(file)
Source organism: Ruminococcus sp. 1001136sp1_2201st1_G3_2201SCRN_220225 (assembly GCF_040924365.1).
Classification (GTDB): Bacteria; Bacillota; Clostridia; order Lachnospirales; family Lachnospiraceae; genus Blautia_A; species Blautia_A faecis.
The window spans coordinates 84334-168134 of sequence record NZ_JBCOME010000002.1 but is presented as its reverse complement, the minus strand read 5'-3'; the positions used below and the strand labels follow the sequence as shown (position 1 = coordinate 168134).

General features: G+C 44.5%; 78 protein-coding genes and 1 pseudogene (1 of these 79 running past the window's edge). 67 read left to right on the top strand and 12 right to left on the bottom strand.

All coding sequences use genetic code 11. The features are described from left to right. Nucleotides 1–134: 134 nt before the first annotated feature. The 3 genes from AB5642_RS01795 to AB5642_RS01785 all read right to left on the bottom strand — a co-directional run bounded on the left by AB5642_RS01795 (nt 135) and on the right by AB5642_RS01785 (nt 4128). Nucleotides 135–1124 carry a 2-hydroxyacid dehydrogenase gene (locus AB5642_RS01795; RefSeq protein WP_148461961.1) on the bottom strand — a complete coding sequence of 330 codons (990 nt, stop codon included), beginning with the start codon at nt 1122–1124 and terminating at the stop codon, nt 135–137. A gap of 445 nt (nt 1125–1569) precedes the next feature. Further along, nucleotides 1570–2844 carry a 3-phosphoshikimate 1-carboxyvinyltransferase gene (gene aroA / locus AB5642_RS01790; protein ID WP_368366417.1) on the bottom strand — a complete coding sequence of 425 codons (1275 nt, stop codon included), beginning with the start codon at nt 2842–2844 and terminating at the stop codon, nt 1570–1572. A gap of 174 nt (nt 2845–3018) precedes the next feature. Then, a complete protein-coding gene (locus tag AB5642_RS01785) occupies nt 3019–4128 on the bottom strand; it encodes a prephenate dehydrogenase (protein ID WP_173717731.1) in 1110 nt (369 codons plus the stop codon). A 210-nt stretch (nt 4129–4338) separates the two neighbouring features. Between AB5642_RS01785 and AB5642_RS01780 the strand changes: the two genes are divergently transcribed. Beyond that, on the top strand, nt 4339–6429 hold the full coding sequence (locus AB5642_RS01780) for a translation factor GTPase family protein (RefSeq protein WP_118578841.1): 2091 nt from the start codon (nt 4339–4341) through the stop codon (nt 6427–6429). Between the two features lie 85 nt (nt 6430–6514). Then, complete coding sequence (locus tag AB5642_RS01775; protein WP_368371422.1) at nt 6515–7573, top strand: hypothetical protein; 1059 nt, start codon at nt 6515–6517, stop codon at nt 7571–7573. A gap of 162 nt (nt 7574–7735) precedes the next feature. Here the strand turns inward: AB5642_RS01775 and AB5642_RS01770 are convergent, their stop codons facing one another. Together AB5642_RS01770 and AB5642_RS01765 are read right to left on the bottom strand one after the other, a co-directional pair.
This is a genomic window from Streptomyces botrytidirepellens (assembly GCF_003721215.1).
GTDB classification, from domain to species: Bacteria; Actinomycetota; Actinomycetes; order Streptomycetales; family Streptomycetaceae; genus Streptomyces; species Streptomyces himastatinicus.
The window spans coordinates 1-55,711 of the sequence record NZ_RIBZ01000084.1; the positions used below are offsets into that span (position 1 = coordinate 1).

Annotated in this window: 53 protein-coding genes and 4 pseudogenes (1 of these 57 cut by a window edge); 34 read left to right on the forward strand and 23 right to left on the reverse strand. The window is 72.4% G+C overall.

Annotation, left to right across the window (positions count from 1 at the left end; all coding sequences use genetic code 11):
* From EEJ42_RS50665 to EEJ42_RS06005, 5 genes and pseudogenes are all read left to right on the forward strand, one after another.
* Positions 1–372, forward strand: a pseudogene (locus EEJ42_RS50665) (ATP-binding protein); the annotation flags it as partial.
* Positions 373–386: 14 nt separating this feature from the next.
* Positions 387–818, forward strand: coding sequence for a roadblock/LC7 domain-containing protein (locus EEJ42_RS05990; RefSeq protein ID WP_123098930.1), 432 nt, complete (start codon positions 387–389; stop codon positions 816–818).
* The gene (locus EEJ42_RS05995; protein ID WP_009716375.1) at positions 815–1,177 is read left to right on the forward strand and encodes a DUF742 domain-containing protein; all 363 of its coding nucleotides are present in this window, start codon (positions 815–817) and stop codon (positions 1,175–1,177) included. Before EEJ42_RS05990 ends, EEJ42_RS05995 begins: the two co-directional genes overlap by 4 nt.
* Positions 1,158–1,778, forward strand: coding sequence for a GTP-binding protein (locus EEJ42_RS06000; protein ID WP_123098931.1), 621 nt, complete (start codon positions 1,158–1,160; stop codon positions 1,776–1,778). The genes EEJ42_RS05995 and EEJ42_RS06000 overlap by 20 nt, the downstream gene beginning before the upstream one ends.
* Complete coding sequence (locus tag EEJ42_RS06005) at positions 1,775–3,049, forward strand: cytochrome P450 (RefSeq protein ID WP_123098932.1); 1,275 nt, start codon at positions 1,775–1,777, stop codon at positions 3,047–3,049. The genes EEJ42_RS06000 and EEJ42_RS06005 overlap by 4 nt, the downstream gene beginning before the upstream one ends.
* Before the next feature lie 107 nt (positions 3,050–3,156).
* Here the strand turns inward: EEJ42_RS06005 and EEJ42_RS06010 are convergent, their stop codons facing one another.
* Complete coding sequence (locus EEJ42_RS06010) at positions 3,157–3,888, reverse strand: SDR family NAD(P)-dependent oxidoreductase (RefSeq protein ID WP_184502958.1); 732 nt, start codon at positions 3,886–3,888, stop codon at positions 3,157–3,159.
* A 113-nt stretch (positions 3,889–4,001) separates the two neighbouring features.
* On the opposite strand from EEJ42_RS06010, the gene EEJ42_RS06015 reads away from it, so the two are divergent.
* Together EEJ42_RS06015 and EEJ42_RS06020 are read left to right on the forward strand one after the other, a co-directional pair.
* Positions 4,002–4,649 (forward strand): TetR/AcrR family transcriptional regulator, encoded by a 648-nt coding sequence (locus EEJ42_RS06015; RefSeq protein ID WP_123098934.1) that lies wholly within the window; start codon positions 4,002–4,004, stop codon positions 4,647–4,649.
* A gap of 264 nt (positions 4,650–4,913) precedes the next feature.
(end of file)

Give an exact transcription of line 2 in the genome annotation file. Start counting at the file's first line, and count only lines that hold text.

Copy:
Classification (GTDB): Bacteria; Bacillota; Clostridia; order Lachnospirales; family Lachnospiraceae; genus Blautia_A; species Blautia_A faecis.